There are a vast number of people that consider the words “weight gain” as dirty words, and this is especially the case for skinny hardgainers who tend to find it very hard to build muscle mass. For these people, building muscle mass is a moving target which tends to feel like it keeps getting further away. One of the most confusing things about gaining weight is knowing the best weight gain diet. Perhaps most confusing of all is the increasing amount of conflicting information on the role that protein plays within the diet and also within gaining weight.
Over recent years there has been research carried out that has shown that even advanced athletes need less protein than previously assumed. The old tale about protein was that you required between one and two grams of protein for each pound of body weight. There have even been some experts that have claimed that people should consume about five grams of protein. This is a big mistake, and here’s why…
There are a few common mistakes that tend to be made when it comes to gaining weight. The first mistake that you should avoid is to use your current body weight in the calculations of how much protein you should consume. The only weight that should be considered is the lean body mass, and this is because it is only important to maintain the muscles. Body fat does not actually require protein therefore it is merely adding to the figures.
Large quantities of protein are even more useless for hardgainers, and this is because they require less protein for maintenance. Any extra protein that is consumed will probably be excreted as waste by the body and this will in no way help with your goal of weight gain.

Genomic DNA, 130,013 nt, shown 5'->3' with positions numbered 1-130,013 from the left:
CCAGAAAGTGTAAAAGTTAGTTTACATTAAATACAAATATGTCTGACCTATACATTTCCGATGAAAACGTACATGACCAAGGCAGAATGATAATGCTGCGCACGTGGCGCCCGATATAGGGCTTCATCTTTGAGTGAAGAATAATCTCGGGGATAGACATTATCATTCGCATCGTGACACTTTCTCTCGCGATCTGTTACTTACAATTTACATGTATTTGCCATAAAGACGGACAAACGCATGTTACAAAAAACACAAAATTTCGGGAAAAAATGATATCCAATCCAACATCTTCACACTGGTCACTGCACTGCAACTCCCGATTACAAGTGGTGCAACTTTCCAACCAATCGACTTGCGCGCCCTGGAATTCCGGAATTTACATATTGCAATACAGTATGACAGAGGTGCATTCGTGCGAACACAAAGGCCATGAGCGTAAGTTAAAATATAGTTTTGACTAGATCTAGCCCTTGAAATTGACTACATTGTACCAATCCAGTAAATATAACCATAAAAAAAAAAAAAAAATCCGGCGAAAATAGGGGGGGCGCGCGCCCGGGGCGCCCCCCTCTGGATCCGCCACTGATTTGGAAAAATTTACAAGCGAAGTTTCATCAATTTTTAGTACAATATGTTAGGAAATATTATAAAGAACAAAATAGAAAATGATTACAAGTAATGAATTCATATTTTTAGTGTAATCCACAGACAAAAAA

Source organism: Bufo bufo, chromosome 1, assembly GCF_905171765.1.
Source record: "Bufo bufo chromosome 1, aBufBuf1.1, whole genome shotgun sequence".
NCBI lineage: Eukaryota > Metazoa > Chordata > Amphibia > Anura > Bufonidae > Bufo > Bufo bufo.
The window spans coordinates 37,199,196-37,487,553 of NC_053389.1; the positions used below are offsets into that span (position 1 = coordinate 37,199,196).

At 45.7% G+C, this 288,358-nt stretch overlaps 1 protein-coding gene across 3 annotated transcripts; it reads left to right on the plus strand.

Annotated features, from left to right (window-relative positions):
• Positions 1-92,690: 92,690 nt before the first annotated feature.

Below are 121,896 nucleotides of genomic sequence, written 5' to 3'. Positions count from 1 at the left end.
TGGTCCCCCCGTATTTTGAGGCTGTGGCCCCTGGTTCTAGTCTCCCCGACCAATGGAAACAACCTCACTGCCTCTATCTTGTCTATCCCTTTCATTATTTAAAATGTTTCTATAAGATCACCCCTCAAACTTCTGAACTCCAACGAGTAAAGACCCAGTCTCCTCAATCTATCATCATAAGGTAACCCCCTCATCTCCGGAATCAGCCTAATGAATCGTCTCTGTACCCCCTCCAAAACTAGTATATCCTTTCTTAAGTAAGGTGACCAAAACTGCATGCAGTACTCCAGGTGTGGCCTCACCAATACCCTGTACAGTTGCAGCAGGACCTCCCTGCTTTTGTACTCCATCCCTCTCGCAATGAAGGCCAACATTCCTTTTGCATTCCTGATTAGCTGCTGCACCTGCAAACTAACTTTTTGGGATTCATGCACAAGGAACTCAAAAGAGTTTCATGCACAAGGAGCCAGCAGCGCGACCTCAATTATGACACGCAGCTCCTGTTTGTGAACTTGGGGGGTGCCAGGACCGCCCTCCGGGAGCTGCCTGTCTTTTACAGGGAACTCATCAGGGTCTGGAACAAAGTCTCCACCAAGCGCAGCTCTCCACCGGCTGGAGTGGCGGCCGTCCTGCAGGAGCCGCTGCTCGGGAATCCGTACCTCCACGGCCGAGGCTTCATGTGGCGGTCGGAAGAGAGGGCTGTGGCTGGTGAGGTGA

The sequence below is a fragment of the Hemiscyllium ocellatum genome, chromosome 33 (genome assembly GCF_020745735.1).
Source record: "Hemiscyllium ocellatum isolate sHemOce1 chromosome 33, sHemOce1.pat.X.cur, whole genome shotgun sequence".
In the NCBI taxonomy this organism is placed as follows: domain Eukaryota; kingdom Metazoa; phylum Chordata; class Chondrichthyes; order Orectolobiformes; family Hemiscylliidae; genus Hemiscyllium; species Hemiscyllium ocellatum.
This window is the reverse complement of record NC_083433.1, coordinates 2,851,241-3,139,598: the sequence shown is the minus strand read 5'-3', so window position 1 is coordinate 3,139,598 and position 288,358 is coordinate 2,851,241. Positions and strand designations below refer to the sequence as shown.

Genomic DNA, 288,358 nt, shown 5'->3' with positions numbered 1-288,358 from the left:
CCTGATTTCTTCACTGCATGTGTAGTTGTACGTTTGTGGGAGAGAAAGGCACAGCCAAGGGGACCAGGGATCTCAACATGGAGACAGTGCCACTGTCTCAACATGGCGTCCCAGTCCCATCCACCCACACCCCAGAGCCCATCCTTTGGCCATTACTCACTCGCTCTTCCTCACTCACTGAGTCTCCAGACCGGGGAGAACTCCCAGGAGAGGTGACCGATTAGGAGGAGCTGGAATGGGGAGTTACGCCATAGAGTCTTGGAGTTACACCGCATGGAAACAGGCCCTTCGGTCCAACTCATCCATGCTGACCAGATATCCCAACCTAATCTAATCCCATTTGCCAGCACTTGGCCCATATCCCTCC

Another thing to consider about protein when working on gaining weight is that protein is the most thermic of all the different nutrients. Any food items that you consume will require calories to be burned in order to digest it so that the body can use your food as fuel. Out of all the nutrients, protein requires the highest number of calories and this is why consuming too much will merely add another obstacle to the weight gain process.
There are a few very useful tips that can be considered when aiming to gain weight, and most of these relate to protein.
Protein For Weight Gain — Tip #1: Don’t overdo the protein.
The first tip that you should consider is that it is important to avoid an excessive intake of protein. Consuming a massive amount of protein will actually work against the goal of weight gain. The body will excrete most of the excess protein from the body as waste as most of it will. It is very important to use your lean body mass when calculating how much protein you should consume.
Protein For Weight Gain — Tip #2: Focus on protein “portions”.
When you are working out how much protein to consume it is best to look at it in terms of serving sizes of protein as opposed to grams. Trying to count the grams of protein can actually be very off putting, and it can lead to you losing the battle to gain weight. A serving size of protein should be about the size of the palm of your hand. This is another very good rule that should be applied to your diet whilst working to gain weight.
Protein For Weight Gain — Tip #3: Be safe and drink lots of water
The third tip that you should consider with regards to protein when aiming to gain weight is that you should consume a liberal amount of water. An excessive consumption of protein can cause the body stress, and this is particularly the case for the kidneys. It is very important to combat the stress that is put on the body, and therefore one of the best ways to do this is to consume lots of water. The large amount of water can reduce the side effects that protein may have on the kidneys.
Whats the best?
As an athlete, you’re used to hearing about carbohydrates that fuel your muscles and amino acids and proteins that help to build muscle tissue. But what’s your vitamin/mineral IQ?